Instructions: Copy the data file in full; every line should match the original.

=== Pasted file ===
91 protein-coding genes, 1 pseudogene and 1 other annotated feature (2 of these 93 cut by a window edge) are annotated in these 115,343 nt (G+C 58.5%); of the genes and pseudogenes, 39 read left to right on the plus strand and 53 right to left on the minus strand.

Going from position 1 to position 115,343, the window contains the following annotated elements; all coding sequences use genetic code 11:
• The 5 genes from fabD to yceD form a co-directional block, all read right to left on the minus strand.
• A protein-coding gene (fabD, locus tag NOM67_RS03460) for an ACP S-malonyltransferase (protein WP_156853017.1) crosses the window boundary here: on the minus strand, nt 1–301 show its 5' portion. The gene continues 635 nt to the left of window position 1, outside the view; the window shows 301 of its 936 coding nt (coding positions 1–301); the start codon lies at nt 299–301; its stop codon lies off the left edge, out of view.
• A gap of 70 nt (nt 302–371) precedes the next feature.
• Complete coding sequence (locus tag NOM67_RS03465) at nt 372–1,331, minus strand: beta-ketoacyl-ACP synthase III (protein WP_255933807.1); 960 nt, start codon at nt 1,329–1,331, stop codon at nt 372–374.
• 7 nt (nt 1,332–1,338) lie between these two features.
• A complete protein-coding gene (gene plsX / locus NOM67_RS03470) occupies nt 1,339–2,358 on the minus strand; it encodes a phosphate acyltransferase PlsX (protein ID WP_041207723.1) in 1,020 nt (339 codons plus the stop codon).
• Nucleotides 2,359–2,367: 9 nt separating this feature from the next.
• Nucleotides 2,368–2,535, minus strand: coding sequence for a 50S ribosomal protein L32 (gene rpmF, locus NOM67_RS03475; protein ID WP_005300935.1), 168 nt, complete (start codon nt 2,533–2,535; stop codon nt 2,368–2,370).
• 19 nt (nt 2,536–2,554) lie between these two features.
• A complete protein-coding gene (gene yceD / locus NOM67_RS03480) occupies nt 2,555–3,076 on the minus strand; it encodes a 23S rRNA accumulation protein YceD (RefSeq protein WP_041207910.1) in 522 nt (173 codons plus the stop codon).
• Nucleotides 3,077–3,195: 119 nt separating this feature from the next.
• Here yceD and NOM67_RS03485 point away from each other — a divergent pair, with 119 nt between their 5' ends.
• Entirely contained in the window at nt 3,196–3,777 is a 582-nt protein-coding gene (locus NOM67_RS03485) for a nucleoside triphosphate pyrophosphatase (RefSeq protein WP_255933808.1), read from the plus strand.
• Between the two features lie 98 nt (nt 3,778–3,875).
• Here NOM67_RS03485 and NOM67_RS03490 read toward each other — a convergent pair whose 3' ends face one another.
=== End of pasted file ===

91 protein-coding genes, 1 pseudogene and 1 other annotated feature (2 of these 93 cut by a window edge) are annotated in these 115,343 nt (G+C 58.5%); of the genes and pseudogenes, 39 read left to right on the plus strand and 53 right to left on the minus strand.

Going from position 1 to position 115,343, the window contains the following annotated elements; all coding sequences use genetic code 11:
• The 5 genes from fabD to yceD form a co-directional block, all read right to left on the minus strand.
• A protein-coding gene (fabD, locus tag NOM67_RS03460) for an ACP S-malonyltransferase (protein WP_156853017.1) crosses the window boundary here: on the minus strand, nt 1–301 show its 5' portion. The gene continues 635 nt to the left of window position 1, outside the view; the window shows 301 of its 936 coding nt (coding positions 1–301); the start codon lies at nt 299–301; its stop codon lies off the left edge, out of view.
• A gap of 70 nt (nt 302–371) precedes the next feature.
• Complete coding sequence (locus tag NOM67_RS03465) at nt 372–1,331, minus strand: beta-ketoacyl-ACP synthase III (protein WP_255933807.1); 960 nt, start codon at nt 1,329–1,331, stop codon at nt 372–374.
• 7 nt (nt 1,332–1,338) lie between these two features.
• A complete protein-coding gene (gene plsX / locus NOM67_RS03470) occupies nt 1,339–2,358 on the minus strand; it encodes a phosphate acyltransferase PlsX (protein ID WP_041207723.1) in 1,020 nt (339 codons plus the stop codon).
• Nucleotides 2,359–2,367: 9 nt separating this feature from the next.
• Nucleotides 2,368–2,535, minus strand: coding sequence for a 50S ribosomal protein L32 (gene rpmF, locus NOM67_RS03475; protein ID WP_005300935.1), 168 nt, complete (start codon nt 2,533–2,535; stop codon nt 2,368–2,370).
• 19 nt (nt 2,536–2,554) lie between these two features.
• A complete protein-coding gene (gene yceD / locus NOM67_RS03480) occupies nt 2,555–3,076 on the minus strand; it encodes a 23S rRNA accumulation protein YceD (RefSeq protein WP_041207910.1) in 522 nt (173 codons plus the stop codon).
• Nucleotides 3,077–3,195: 119 nt separating this feature from the next.
• Here yceD and NOM67_RS03485 point away from each other — a divergent pair, with 119 nt between their 5' ends.
• Entirely contained in the window at nt 3,196–3,777 is a 582-nt protein-coding gene (locus NOM67_RS03485) for a nucleoside triphosphate pyrophosphatase (RefSeq protein WP_255933808.1), read from the plus strand.
• Between the two features lie 98 nt (nt 3,778–3,875).
• Here NOM67_RS03485 and NOM67_RS03490 read toward each other — a convergent pair whose 3' ends face one another.